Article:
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NRL head of football Graham Annesley has pleaded for compassion instead of knee-jerk reactions towards the game's match officials after confirming three incorrect decisions which cost two clubs tries over the weekend.

The Titans were hit hardest with a try denied and conceded in their loss to the Cowboys when, on review, both decisions have now been confirmed as incorrect.

The other blunder to come out of the round also came on Friday night with NRL touch judge Kasey Badger incorrectly raising her flag to rule Storm winger Josh Addo-Carr out as he was regaining his feet to play the ball.

Possession was awarded to the Sharks, who went on to score their first try of the evening through Sione Katoa two minutes later.

Under the NRL rules, players are entitled to put their feet outside the field of play when attempting to stand and play the ball.

Annesley put the error in judgement down to a reactionary measure, while indicating an overturn by other match officials in the moment could have occurred but made for a messy situation. 

Every try from Round 8

"The touch judge shouldn't have reacted to that, it should have been ignored and he should have been able to play the ball," Annesley said.

"In the next set the Sharks scored a try, a big decision and a big impact but an incorrect decision. I haven't spoken directly to Craig Bellamy [but] I've had some contact with the Storm.

"People sometimes under pressure make errors, it's as simple as that. I'm not excusing it, it's a mistake that shouldn't have been made but there's a lot happening on the field … players are under pressure, officials are under pressure and sometimes it causes you to make errors.

Get ready for Magic Round

"That's in no way trying to justify, it's not the rules officials are unaware of."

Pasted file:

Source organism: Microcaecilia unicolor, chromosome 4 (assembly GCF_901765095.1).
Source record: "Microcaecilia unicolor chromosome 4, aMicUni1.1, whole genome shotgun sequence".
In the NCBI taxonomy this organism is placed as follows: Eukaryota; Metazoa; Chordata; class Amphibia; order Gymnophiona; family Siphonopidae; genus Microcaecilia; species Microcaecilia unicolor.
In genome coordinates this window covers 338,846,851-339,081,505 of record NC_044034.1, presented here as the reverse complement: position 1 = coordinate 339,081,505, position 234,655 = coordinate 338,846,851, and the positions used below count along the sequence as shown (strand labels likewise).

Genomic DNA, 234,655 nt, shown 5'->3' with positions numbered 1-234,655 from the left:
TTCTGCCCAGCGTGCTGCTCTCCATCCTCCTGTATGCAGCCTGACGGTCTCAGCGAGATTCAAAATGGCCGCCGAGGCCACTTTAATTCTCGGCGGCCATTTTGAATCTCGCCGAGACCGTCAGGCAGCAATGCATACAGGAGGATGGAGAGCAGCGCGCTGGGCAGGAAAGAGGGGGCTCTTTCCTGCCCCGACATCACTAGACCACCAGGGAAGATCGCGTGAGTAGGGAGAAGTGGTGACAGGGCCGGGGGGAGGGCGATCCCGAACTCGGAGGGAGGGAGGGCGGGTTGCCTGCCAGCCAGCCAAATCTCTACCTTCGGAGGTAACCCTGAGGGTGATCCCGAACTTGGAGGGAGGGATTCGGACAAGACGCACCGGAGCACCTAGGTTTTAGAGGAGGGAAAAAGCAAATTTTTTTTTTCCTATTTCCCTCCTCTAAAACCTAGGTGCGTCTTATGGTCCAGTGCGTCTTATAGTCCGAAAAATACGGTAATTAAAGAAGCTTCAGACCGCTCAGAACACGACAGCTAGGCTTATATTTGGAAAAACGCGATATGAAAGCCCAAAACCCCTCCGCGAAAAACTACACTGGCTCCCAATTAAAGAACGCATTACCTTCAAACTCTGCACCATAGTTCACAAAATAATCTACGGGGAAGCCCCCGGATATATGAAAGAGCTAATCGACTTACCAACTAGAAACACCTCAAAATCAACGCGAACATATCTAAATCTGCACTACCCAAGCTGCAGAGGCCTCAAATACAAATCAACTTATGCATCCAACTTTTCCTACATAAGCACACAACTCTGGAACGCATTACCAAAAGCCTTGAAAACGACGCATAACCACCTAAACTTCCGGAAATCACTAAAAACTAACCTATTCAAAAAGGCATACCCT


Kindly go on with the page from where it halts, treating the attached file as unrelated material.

Annesley said while match officials were being held accountable each week for making errors, the simple notion of axing an individual for every incorrect call would leave the code searching for depth in the refereeing ranks.

"We've already had a few incidents this year where match officials have suffered the consequences as a result of decisions they've made and there have been reasons for that," Annesley said.

"No one goes out there trying to make errors - 99% of decisions they make are correct. The one thing we can't do is simply drop the axe on officials every time they make an error.

"It won't be long before we won't have any officials. It has to be looked at the context of the entire game and the context of the mistake, their form leading up to the match and particular errors."

Brennan questions crucial calls

Annesley confirmed the Titans were denied two calls in their favour following a review into their 28-14 loss to North Queensland.

The Titans were denied a try to Tyrone Peachey in the first half with Phillip Sami judged to have taken out Cowboys hooker Jake Granville in the run chase.

"On video review they ruled Sami push Granville but it's pretty clear on this footage that contact was initiated by Granville, who threw his arm across in front of Sami and Sami pushed him away," Annesley said.

"Under laws of the game any player not in possession of the ball can't be interfered with. Did Granville have the right to throw his arm in front of Sami? No. Did Sami have the right to push Granville away? No he didn't, but the first contact was made by Granville.

"On reviewing this we believe that try should have been awarded."

Get Caught Up: Round 8

The decision was further compounded for the club in the second half when the Cowboys were awarded a try to John Asiata that wasn't referred to the NRL Bunker despite a hint of obstruction.

Annesley confirmed the play should have been referred and it should have been overturned.

He has reached out to Titans coach Garth Brennan to discuss the incidents.

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National Rugby League respects and honours the Traditional Custodians of the land and pay our respects to their Elders past, present and future. We acknowledge the stories, traditions and living cultures of Aboriginal and Torres Strait Islander peoples on the lands we meet, gather and play on.

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